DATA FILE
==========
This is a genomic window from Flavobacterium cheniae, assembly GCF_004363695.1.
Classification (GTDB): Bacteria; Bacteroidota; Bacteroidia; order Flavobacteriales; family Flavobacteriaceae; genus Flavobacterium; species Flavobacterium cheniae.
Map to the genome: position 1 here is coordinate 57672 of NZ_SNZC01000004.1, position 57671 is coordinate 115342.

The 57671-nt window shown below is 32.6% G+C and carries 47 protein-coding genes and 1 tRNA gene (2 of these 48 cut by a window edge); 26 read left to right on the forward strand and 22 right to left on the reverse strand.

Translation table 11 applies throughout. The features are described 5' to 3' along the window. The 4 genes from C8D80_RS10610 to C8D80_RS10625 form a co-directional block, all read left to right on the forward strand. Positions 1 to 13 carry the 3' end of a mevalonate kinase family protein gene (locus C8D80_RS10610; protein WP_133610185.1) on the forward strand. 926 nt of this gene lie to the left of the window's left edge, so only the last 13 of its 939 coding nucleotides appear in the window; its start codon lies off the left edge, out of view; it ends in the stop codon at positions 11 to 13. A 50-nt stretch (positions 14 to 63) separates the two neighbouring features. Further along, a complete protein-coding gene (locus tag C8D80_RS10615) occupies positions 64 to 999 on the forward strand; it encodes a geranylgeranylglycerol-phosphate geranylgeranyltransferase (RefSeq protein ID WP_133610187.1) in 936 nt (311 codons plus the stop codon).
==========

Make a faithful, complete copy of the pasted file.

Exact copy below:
This is a genomic window from Flavobacterium cheniae, assembly GCF_004363695.1.
Classification (GTDB): Bacteria; Bacteroidota; Bacteroidia; order Flavobacteriales; family Flavobacteriaceae; genus Flavobacterium; species Flavobacterium cheniae.
Map to the genome: position 1 here is coordinate 57672 of NZ_SNZC01000004.1, position 57671 is coordinate 115342.

The 57671-nt window shown below is 32.6% G+C and carries 47 protein-coding genes and 1 tRNA gene (2 of these 48 cut by a window edge); 26 read left to right on the forward strand and 22 right to left on the reverse strand.

Translation table 11 applies throughout. The features are described 5' to 3' along the window. The 4 genes from C8D80_RS10610 to C8D80_RS10625 form a co-directional block, all read left to right on the forward strand. Positions 1 to 13 carry the 3' end of a mevalonate kinase family protein gene (locus C8D80_RS10610; protein WP_133610185.1) on the forward strand. 926 nt of this gene lie to the left of the window's left edge, so only the last 13 of its 939 coding nucleotides appear in the window; its start codon lies off the left edge, out of view; it ends in the stop codon at positions 11 to 13. A 50-nt stretch (positions 14 to 63) separates the two neighbouring features. Further along, a complete protein-coding gene (locus tag C8D80_RS10615) occupies positions 64 to 999 on the forward strand; it encodes a geranylgeranylglycerol-phosphate geranylgeranyltransferase (RefSeq protein ID WP_133610187.1) in 936 nt (311 codons plus the stop codon).